• View in gallery

    Observed annual precipitation for 2009/10 at the Hermon base rain gauge vs calculated precipitation from WRF at 1.3-km grid increment, from WRF at 4-km grid increment, and from the regression model used by Rimmer and Salingar (2006).

  • View in gallery

    Comparison of daily streamflow forecasts at the three major tributaries of the Jordan River, the (a) Hermon, (b) Snir, and (c) Dan Rivers, and (d) the streamflow in the Jordan River, using the observed precipitation from the Hermon, and the WRF-forecast precipitation from the 1.3-km model.

  • View in gallery

    Comparison of the modeled daily Jordan River flow simulated by HKMKE using measured rainfall and rain forecast with the WRF 1.3-km grid spacing. The differences of the streamflows computed with the two approaches are also plotted.

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Using the WRF Model in an Operational Streamflow Forecast System for the Jordan River

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  • 1 Israeli Hydrological Service, Israeli Water Authority, Jerusalem, Israel
  • 2 Weather-It-Is Ltd., Efrat, Israel
  • 3 National Center for Atmospheric Research,* Boulder, Colorado
  • 4 The Lake Kinneret Limnological Laboratory, Israel Oceanographic and Limnological Research, Ltd., Migdal, Israel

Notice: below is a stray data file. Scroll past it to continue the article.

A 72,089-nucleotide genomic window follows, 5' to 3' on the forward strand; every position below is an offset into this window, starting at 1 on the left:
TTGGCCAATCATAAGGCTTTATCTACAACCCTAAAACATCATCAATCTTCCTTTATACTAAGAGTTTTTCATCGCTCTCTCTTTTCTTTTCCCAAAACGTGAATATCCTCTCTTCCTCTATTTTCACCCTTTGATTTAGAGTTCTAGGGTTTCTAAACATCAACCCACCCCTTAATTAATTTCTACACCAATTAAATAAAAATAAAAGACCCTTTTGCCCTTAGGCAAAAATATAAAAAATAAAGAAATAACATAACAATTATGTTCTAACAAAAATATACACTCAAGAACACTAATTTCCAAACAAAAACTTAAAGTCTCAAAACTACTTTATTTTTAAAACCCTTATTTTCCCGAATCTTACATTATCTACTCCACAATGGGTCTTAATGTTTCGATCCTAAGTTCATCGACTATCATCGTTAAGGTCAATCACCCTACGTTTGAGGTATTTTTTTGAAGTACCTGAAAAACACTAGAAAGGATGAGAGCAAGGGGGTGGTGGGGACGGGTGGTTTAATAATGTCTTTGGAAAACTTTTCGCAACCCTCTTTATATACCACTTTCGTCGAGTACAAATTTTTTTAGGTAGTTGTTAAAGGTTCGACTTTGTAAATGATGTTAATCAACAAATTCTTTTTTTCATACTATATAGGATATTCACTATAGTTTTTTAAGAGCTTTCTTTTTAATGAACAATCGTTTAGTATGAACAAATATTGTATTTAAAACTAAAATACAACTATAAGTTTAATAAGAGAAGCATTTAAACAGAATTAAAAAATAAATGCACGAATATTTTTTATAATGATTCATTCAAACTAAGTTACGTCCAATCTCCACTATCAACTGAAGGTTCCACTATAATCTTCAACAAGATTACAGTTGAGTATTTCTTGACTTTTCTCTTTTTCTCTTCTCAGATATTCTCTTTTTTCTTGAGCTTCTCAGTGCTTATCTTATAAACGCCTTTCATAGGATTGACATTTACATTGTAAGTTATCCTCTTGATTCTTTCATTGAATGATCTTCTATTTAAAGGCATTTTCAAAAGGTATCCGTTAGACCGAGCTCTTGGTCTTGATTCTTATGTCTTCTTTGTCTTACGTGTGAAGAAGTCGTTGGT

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Abstract

The Weather Research and Forecasting (WRF) model was employed to provide precipitation forecasts during the 2008/09 and 2009/10 winters (wet season) for Israel and the surrounding region where complex terrain dominates. The WRF precipitation prediction has been coupled with the Hydrological Model for Karst Environment (HYMKE) to forecast the upper Jordan River streamflow. The daily WRF precipitation forecasts were verified against the measurements from a dense network of rain gauges in northern and central Israel, and the simulation results using the high-resolution WRF indicated good agreement with the actual measurements. The daily precipitation amount calculated by WRF at rain gauges located in the upper parts of the Jordan River basin showed good agreement with the actual measurements. Numerical experiments were carried out to test the impact of the WRF model resolution and WRF microphysical schemes, to determine an optimal model configuration for this application. Because of orographic forcing in the region, it is necessary to run WRF with a 4–1.3-km grid increment and with sophisticated microphysical schemes that consider liquid water, ice, snow, and graupel to produce quality precipitation predictions. The hydrological modeling system that ingests the high-resolution WRF forecast precipitation produced good results and improved upon the operational streamflow forecast method for the Jordan River that is now in use. The modeling tools presented in this study are used to support the water-resource-assessment process and studies of seasonal hydroclimatic forecasting in this region.